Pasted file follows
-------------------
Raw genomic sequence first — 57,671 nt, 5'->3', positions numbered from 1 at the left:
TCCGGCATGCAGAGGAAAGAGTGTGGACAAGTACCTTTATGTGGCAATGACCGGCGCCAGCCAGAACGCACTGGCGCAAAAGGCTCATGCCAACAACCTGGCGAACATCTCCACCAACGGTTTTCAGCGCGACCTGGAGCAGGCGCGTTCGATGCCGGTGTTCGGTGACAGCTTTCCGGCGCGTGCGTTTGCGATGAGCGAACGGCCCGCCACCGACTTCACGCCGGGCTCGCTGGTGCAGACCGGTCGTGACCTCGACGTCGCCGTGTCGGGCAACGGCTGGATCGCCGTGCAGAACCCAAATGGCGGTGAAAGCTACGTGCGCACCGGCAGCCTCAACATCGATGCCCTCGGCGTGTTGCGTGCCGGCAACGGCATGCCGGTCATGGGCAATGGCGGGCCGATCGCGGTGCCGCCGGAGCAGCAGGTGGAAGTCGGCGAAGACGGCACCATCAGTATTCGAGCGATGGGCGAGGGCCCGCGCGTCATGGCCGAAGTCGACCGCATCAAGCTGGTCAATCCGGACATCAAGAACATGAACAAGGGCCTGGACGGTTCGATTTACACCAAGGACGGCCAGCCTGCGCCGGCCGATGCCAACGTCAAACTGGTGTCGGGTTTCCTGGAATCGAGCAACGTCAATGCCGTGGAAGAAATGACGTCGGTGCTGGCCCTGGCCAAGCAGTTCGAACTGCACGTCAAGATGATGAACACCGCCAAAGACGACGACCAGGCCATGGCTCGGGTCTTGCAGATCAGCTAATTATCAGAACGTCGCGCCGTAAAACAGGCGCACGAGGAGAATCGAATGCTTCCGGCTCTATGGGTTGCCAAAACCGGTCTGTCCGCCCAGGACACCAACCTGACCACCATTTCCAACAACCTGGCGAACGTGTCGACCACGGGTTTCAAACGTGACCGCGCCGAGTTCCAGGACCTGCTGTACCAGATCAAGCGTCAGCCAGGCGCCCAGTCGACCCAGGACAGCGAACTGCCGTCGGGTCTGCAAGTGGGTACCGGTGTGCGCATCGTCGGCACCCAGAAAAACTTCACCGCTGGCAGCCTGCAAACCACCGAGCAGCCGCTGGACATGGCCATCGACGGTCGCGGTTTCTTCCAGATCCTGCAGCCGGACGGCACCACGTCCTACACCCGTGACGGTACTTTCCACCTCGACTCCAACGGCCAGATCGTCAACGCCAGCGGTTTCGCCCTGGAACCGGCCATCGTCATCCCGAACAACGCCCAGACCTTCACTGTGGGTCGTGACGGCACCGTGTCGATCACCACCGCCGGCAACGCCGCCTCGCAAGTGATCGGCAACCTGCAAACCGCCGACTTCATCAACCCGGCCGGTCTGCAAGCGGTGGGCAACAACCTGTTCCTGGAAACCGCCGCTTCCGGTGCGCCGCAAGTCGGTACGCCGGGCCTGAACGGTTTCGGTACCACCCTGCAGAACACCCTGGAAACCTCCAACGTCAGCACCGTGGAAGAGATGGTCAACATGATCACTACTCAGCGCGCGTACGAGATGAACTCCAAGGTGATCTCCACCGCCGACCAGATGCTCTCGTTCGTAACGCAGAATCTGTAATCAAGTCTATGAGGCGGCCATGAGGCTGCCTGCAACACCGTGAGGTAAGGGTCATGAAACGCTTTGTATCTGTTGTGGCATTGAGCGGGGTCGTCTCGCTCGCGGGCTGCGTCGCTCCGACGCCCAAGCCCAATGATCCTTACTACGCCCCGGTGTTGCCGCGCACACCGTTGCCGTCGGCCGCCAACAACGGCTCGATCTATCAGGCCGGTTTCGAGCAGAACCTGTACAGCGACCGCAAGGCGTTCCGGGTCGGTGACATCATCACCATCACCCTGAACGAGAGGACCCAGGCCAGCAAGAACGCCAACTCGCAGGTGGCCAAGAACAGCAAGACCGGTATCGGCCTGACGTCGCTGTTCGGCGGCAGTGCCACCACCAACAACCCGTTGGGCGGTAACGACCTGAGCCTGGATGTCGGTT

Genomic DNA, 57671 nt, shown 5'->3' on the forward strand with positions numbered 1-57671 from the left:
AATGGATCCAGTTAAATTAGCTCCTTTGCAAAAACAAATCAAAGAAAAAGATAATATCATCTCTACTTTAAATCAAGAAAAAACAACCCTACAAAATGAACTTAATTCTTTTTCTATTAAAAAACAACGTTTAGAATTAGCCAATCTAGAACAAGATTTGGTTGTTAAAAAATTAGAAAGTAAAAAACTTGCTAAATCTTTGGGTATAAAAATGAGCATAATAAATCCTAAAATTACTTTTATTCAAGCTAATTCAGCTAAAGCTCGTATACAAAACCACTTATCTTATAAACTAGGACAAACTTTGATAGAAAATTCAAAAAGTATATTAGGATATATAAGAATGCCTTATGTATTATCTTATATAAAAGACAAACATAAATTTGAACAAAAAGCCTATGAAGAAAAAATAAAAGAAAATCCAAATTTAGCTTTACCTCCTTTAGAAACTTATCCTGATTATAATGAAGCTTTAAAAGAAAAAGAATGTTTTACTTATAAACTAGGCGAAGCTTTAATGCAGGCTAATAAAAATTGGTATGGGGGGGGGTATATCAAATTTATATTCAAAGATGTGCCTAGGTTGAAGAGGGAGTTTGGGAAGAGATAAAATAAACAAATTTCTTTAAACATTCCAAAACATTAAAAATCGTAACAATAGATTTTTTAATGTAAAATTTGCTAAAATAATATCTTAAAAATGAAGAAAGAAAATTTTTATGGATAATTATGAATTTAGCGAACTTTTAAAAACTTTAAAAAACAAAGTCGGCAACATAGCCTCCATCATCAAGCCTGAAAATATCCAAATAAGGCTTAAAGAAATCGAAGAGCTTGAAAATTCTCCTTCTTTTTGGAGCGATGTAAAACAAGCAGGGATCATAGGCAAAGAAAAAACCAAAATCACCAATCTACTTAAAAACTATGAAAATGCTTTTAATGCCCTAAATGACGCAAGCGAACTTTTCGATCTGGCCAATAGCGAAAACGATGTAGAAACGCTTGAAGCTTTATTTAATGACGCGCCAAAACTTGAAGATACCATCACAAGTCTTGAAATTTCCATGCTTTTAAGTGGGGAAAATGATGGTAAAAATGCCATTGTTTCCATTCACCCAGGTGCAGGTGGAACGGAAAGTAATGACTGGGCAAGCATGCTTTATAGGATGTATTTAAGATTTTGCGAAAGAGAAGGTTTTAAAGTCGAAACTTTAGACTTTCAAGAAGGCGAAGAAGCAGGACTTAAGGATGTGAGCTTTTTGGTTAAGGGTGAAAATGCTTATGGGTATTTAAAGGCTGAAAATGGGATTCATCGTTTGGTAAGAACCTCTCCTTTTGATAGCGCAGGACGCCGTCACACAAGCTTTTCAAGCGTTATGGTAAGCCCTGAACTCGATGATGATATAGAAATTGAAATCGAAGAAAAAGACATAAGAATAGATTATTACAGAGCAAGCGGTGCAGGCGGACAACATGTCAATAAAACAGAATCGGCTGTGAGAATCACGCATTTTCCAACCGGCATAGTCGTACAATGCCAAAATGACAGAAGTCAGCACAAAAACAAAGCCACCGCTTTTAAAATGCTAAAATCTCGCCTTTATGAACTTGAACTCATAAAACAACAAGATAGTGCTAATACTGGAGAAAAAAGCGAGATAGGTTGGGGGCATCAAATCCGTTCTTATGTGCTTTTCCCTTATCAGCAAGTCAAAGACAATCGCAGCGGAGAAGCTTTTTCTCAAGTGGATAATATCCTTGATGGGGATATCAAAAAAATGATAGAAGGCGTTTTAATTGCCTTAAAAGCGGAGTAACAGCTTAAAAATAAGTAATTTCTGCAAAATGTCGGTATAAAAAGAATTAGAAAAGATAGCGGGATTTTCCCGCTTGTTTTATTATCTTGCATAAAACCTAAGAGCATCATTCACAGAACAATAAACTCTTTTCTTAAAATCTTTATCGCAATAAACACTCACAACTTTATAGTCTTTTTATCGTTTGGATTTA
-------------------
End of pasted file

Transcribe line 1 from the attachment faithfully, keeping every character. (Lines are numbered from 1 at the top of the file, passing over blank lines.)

Raw genomic sequence first — 57,671 nt, 5'->3', positions numbered from 1 at the left: